Anyway, to business... One other thing I didn't mention in last weekend's update was the bugler who visited us to be recorded playing the Last Post in front of the Halifax to help mark this rather unconventional Remembrance season.
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The video is now up on the Museum's social media and I assume website, I would urge you to go take a look. The sound of the bugle echoing around the hangar was quite eerie, and the video has picked this up very well indeed.
Closer to home, I haven't been stood down from the day job, work is still trickling in, but for those days in between jobs I have a little side project of my own under way at home...
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Yes, you guessed it, an abstract art installation using the medium of randomly arranged aircraft instruments! I may call it "Clockhenge"...
I have been collecting Meteor NF instruments for a while now, both out of my own pocket for 788 and for a little idea I had after replicating the F.8's panel a while ago. This whole idea became a lot more realistic after the Blackburne boys borrowed and refurbished 788's panel, measuring it and copying it as they did so. The plan? Make one of these...
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An NF front panel. Idea being, I can use this, the stick top I have and the rear cockpit electrical control panel I have nearly finished restoring
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as a kind of WS788 "travelling exhibit". All being well, it'll be ready for whenever such events as cockpitfest are able to restart, circa 2027 I expect. Anyway, once I have the panel I'll chuck another update on here, I won't bore you by documenting restoring another series of instruments as we've not long been through that process with 788's instruments. Huge thanks to St. Bruce of Norwich for seeing me right with some of the panel components, and of course the Blackburne boys from whom I await the panel blank!
Meteor WS788 Restoration Project, Yorkshire Air Museum

Spartabus
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Re: A-W Meteor NF.14 WS788 Restoration Project

Post by Spartabus »

Cracking work, chap. I do agree, using loopholes in the current situation is certainly against the spirt of things.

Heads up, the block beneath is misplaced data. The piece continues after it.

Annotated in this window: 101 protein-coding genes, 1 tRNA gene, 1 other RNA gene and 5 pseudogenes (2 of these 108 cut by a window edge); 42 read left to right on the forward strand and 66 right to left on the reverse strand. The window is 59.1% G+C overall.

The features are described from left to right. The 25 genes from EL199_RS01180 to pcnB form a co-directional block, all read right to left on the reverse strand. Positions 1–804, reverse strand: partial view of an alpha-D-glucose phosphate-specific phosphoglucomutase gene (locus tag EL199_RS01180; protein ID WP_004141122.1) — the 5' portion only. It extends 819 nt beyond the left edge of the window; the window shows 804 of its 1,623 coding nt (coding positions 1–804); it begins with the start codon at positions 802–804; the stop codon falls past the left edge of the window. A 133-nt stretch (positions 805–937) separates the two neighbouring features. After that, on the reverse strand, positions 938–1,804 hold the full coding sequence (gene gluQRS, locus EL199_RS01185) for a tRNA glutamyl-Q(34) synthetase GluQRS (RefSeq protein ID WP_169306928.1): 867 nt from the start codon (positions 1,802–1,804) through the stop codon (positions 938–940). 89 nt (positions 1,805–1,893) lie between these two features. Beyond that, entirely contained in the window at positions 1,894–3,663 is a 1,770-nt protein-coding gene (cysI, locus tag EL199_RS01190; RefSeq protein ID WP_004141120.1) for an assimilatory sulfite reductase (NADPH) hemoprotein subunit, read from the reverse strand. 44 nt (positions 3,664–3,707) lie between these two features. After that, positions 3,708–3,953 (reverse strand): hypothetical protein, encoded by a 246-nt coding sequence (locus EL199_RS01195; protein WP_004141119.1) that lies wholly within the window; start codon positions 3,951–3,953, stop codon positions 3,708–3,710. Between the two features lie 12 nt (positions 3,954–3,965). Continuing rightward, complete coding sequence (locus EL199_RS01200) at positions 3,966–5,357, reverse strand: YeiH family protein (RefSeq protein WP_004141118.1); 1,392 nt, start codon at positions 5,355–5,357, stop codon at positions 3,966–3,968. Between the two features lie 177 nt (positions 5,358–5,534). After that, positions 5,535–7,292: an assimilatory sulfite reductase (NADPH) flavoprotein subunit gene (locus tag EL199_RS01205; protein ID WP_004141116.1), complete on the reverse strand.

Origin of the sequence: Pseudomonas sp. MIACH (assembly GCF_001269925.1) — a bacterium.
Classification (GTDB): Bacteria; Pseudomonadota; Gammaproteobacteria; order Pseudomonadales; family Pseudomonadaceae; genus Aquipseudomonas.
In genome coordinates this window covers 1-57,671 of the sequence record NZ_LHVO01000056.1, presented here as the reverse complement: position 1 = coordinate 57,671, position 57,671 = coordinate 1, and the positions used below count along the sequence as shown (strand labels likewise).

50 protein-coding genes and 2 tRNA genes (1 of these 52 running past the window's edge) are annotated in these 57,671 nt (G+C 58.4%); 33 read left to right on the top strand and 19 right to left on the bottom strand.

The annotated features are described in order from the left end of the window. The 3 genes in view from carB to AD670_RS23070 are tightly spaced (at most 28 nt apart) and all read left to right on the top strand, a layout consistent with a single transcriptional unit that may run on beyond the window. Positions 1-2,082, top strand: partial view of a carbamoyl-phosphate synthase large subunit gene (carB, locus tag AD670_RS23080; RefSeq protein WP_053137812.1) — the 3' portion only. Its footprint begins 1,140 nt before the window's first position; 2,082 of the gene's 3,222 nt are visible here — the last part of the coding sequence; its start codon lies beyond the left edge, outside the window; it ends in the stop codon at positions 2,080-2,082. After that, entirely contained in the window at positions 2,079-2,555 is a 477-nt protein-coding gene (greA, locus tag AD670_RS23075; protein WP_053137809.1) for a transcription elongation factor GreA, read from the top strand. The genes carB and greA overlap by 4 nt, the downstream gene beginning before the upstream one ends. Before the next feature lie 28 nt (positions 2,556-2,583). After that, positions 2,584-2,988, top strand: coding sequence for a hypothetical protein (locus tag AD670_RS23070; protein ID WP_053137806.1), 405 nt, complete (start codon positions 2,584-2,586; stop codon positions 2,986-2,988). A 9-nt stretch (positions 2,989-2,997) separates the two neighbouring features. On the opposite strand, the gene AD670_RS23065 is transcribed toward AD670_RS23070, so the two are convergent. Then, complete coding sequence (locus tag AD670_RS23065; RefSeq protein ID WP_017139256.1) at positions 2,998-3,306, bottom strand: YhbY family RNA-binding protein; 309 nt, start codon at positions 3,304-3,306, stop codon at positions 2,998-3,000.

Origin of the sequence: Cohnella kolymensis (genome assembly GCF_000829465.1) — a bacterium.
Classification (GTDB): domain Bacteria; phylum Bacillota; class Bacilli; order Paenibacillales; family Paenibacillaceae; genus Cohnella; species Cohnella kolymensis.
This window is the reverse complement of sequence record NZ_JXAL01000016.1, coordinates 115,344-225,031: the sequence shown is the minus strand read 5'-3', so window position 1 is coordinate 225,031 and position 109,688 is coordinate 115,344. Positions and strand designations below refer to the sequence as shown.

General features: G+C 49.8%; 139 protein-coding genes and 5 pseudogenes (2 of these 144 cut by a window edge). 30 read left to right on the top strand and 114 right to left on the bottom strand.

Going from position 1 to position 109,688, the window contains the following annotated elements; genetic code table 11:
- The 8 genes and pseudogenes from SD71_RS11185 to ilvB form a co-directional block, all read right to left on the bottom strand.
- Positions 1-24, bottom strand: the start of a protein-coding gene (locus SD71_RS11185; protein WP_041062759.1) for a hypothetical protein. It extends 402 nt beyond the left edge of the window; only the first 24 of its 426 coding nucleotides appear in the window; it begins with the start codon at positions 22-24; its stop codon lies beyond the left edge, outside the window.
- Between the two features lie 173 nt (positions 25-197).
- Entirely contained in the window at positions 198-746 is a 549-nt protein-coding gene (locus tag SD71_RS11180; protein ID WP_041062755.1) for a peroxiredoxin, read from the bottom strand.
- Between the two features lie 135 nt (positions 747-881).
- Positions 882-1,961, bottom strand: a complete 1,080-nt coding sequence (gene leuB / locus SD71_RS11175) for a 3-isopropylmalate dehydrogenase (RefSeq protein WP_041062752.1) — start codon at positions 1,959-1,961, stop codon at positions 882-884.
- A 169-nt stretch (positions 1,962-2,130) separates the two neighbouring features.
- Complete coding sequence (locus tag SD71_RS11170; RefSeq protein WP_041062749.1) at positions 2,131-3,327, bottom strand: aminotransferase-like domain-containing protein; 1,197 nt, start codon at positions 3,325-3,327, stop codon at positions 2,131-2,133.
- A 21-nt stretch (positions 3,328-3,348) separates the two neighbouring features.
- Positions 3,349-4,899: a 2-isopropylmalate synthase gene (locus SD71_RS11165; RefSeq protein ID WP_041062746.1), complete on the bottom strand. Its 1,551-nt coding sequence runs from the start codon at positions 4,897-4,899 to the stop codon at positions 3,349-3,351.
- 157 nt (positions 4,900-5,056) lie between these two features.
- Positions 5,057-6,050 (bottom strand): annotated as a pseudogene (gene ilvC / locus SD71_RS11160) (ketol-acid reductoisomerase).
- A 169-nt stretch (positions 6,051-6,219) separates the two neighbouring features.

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Blue_2
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Re: A-W Meteor NF.14 WS788 Restoration Project

Post by Blue_2 »

Cheers Spartabus; I was starting to wonder if anyone was still out there!!
Meteor WS788 Restoration Project, Yorkshire Air Museum

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hunterxf382
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Re: A-W Meteor NF.14 WS788 Restoration Project

Post by hunterxf382 »

Well there was me thinking you might have deserved a months rest from activities around 788, but it seems not if you intend to build that panel. At least access is about 100% easier than on the aircraft this time - so in theory it should be therapeutic to complete this? Well one can live in hope ;)

I do always read the updates Graham, with a keen interest all the time - so I imagine many others do without always responding, so don't think we're all ignoring you! Far from it!
Pete Buckingham
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goldilocks
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Re: A-W Meteor NF.14 WS788 Restoration Project

Post by goldilocks »

Seconded - compulsive reading

Goldilocks

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LaurenceG
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Re: A-W Meteor NF.14 WS788 Restoration Project

Post by LaurenceG »

And me. Don't worry, we are lapping up every word.

Laurence

RAF4EVER
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Re: A-W Meteor NF.14 WS788 Restoration Project

Post by RAF4EVER »

Also enjoy reading this. I work as a volunteer in a museum,here in The Netherlands,keep up the good work.

Dr_Q
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Re: A-W Meteor NF.14 WS788 Restoration Project

Post by Dr_Q »

Love the updates. Half the time I'm not sure what or where I'm supposed to be looking at a certain flange or bracket, but it is fascinating. Thanks for the work you are doing in restoring '788 and keeping us informed. Sadly, I've lived in Yorkshire 12 years and still not made it over to YAM. Will address that shortcoming as soon as these crazy times have subsided.
2019
Daks Over Dux
Flying Legends
RIAT (Mach 3)
Wings over Houston

er, that's about it this year I reckon.

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Blue_2
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Re: A-W Meteor NF.14 WS788 Restoration Project

Post by Blue_2 »

Good to know you are all still out there, and keeping an eye on what we are trying to continue achieving...

Pete, it's always good to have some aircraft bits kicking around to tinker with. Seeing as the second lockdown caught me by surprise ( I didn't expect Uncle Boris to go with it quite so quickly as he did), unlike last time I didn't have any bits off 788 ready to bring home to work on. I like to keep my hand in though!